David Petraeus resigns as CIA director

CIA Director David H. Petraeus resigned Friday and admitted to having an extramarital affair, bringing a shocking end to his brief tenure at the spy agency and highly decorated national security career.

The affair came to light as part of an FBI investigation into a potential security breach involving Petraeus’s e-mails, according to federal law enforcement officials and a former senior intelligence official. The investigation uncovered e-mails describing an affair between Petraeus and Paula Broadwell, a former military officer and co-author of a glowing biography of Petraeus, according to two law enforcement officials who were briefed on the investigation.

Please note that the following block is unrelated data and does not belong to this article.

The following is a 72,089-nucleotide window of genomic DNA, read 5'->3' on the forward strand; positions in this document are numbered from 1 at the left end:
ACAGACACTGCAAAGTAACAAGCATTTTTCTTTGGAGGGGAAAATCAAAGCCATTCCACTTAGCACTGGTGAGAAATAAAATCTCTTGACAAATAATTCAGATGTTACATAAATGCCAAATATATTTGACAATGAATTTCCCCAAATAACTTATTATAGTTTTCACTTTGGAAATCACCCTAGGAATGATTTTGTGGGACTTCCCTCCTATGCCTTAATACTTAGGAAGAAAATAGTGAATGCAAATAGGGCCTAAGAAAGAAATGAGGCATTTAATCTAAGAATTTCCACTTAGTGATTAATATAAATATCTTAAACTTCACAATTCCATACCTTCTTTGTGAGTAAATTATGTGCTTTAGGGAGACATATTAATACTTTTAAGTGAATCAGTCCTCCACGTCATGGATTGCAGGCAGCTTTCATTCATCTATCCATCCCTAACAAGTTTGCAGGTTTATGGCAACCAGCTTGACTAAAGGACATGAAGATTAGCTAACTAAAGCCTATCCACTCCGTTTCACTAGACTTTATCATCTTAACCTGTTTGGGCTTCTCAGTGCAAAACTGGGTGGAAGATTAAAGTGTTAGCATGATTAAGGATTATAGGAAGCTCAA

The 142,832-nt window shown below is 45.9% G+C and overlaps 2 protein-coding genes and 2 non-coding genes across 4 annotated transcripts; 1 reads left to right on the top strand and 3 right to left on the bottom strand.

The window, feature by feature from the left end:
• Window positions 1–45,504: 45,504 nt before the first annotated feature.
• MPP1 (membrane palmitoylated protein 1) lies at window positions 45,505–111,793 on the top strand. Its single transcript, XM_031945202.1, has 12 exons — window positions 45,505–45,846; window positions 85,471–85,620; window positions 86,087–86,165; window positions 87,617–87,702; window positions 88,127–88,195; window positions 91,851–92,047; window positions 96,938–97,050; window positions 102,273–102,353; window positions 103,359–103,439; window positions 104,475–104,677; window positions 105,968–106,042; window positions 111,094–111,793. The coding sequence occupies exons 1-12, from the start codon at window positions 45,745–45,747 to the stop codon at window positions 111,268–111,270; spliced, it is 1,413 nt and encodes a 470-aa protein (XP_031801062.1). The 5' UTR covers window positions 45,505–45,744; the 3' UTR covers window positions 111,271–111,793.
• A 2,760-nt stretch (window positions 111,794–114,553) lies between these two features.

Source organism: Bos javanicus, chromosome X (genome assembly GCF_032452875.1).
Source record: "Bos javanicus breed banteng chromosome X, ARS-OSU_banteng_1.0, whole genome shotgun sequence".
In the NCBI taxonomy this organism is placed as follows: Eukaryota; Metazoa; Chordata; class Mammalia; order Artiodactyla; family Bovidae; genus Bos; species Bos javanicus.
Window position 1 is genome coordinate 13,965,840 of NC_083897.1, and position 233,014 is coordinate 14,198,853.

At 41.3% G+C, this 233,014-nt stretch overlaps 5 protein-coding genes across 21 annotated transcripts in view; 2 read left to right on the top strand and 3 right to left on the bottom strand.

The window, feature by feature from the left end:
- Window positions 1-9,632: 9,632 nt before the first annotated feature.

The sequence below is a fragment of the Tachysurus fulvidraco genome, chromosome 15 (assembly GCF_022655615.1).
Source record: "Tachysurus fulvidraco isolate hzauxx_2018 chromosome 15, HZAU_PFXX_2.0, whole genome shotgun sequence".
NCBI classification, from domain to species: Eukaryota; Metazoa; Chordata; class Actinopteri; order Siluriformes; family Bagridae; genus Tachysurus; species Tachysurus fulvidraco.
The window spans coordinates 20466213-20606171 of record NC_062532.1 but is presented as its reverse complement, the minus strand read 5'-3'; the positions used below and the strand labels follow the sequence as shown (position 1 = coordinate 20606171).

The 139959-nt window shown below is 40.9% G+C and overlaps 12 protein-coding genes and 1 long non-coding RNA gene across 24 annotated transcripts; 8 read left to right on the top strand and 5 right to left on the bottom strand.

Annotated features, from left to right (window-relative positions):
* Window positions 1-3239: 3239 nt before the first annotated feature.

Petraeus, a retired four-star Army general who once was seen as a potential presidential candidate, met with President Obama on Thursday and said he intended to step down because of the affair, Obama administration officials said. The president accepted his resignation Friday.

“After being married for over 37 years, I showed extremely poor judgment by engaging in an extramarital affair,” Petraeus said in a statement distributed to the CIA workforce Friday.

“Such behavior is unacceptable, both as a husband and as the leader of an organization such as ours. This afternoon, the president graciously accepted my resignation,” he said.